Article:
“My diagnosis was fairly quick," Paul said. "The psychologist said [it was] plain as the nose on my face. That was it, the formal paperwork and the written diagnosis got done."

Barb’s was a far more complicated and painful process. “Going through being a woman, we don’t tend to stand out, and trying to explain you have these difficulties…you go through different points but because you can sit there and talk and present. After 40 years of trying to get to that point, they tend not to accept that. I ended up being misdiagnosed with bipolar disorder.”

Dr Bulhak-Peterson said common misdiagnoses included "borderline personality disorder, bipolar, due to the difficulties with regulating their emotions, and quite often anxiety and depression."

Autism is often found in multiple members of the same family across generations. A growing body of evidence suggests there is almost certainly a genetic link, but an autism gene is yet to be identified.

Despite never being diagnosed, Barb is fairly sure her mother had ASD. “My mother, Marina, found it very difficult to socialise with people...she was like caught up in her own world. This difficulty in connecting to people was quite detrimental to her as well. She had this massive meltdown, and the next thing I saw was her strapped in this bed chair thing and being dragged down the stairs, and put into an ambulance. And I just watched her go.

“If they had the tools for women and diagnostic procedures as they do now, my mother would have had a far more fulfilling and accepting life as well. She would never have gone down the track of nearly 15 years institutionalised and the trauma not just herself but her family.”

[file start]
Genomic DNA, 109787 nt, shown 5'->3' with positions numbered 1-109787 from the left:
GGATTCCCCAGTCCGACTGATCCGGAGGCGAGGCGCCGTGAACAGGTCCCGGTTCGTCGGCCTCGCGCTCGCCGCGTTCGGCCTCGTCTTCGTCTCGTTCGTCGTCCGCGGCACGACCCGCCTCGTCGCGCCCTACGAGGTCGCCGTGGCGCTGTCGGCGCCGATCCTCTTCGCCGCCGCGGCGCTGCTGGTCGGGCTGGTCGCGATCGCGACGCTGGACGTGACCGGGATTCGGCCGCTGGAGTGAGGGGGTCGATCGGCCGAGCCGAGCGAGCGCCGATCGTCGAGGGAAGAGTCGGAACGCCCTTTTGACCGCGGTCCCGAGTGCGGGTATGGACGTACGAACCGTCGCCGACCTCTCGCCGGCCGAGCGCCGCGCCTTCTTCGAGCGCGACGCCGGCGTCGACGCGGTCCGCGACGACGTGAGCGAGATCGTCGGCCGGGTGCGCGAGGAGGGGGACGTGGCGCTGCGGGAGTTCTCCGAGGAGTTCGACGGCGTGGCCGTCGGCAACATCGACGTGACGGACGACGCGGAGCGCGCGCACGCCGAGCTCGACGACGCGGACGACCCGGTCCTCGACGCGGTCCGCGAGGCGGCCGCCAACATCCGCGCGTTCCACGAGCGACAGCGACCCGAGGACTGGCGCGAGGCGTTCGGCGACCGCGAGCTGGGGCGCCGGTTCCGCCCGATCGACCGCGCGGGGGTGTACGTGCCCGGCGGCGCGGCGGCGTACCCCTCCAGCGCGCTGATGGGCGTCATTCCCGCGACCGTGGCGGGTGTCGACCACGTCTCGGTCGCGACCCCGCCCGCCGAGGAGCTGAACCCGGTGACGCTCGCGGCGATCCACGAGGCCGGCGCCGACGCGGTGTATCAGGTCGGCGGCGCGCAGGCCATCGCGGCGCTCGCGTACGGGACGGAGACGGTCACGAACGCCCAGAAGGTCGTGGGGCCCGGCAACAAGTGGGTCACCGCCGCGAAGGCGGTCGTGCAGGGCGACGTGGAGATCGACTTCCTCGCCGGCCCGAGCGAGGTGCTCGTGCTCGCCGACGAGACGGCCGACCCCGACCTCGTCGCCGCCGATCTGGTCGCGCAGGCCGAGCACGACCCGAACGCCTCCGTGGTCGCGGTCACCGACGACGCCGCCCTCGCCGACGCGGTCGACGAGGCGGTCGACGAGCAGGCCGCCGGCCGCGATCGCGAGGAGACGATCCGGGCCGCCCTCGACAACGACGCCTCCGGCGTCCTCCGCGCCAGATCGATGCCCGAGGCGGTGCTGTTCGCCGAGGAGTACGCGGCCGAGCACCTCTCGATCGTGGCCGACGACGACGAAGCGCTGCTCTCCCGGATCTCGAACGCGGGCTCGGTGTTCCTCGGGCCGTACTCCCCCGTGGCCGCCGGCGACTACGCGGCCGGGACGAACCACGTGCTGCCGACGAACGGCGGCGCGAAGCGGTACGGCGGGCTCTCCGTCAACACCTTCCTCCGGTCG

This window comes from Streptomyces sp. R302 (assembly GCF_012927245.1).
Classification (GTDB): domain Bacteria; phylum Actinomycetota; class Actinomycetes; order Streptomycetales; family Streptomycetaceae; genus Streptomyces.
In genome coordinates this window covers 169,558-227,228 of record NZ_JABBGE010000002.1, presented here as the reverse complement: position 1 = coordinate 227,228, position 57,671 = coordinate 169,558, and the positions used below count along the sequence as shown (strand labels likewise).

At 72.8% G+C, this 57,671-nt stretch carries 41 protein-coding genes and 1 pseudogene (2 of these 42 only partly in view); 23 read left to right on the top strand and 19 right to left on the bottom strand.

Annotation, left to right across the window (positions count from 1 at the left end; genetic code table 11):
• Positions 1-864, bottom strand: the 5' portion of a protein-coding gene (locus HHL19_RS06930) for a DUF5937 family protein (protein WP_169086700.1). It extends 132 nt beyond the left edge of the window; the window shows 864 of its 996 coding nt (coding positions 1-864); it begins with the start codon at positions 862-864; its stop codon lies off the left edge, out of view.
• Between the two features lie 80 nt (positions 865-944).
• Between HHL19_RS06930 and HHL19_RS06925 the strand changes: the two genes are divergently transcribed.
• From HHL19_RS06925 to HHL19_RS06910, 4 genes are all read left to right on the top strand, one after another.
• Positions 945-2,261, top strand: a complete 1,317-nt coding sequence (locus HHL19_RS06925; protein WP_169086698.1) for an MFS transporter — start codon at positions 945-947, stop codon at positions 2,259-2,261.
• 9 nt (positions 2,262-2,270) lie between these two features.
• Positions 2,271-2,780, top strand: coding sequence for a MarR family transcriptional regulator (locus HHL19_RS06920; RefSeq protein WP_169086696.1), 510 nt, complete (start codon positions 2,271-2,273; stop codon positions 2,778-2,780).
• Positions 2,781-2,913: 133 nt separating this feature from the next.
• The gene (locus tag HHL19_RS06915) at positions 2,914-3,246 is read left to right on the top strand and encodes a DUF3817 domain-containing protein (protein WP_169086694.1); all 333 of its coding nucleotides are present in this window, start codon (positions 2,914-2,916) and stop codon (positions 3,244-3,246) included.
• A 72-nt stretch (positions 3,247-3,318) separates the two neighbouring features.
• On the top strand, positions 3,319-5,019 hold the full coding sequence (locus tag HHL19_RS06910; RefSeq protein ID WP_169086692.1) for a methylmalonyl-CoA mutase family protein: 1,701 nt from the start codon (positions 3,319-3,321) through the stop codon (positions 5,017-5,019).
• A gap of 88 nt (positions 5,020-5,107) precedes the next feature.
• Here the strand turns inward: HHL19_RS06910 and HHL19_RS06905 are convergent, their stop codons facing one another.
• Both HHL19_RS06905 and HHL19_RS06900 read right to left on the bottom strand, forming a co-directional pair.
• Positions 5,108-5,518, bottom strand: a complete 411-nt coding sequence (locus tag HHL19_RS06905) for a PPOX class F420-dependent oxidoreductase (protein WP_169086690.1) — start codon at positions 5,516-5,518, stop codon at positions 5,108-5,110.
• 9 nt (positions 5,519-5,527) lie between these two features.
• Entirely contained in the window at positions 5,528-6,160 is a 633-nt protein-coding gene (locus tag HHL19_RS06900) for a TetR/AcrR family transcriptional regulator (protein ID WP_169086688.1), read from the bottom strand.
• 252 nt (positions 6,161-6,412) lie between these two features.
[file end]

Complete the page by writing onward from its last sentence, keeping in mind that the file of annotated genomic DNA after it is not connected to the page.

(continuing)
Dr Bulhak-Paterson said that as awareness of the disorder was growing, more women were ringing up with referrals. “Quite often it’s after one of their children had been diagnosed,” she said. “They’ve researched the condition and they’ve related, and have said, ‘Yes this is me, this explains my difficulties. I really want to understand myself better'.”

Anna is one of the women who sees similarities in the behaviour of herself and her daughter. “I started to realise that there was a reason for how I felt when I was growing up. I have always felt like someone hadn’t told me the rules," she said.

“I’m comfortable with saying that I think I’m on the spectrum as well. I accept myself very differently now. I’m much kinder to myself and I no longer have that sneaking thought in the back of my head that I’m a failure.

“I think it’s changed my life for the better immensely. It’s made me a much better mother."

Anna also suspects she also had a family history of ASD. “My life would have been different if my parents had been diagnosed. Let alone me.”

“I look at Connie and wonder about her future. If you find someone who loves you and accepts you, and you love and accept them. To me, that’s a good life.”

Barb was diagnosed with Asperger’s Syndrome at 40 and said the diagnosis set her on a new path.

"To finally have this clarification and validation that I can be quirky, I can be different," she said. "I can stop trying so damn hard to fit in with society.”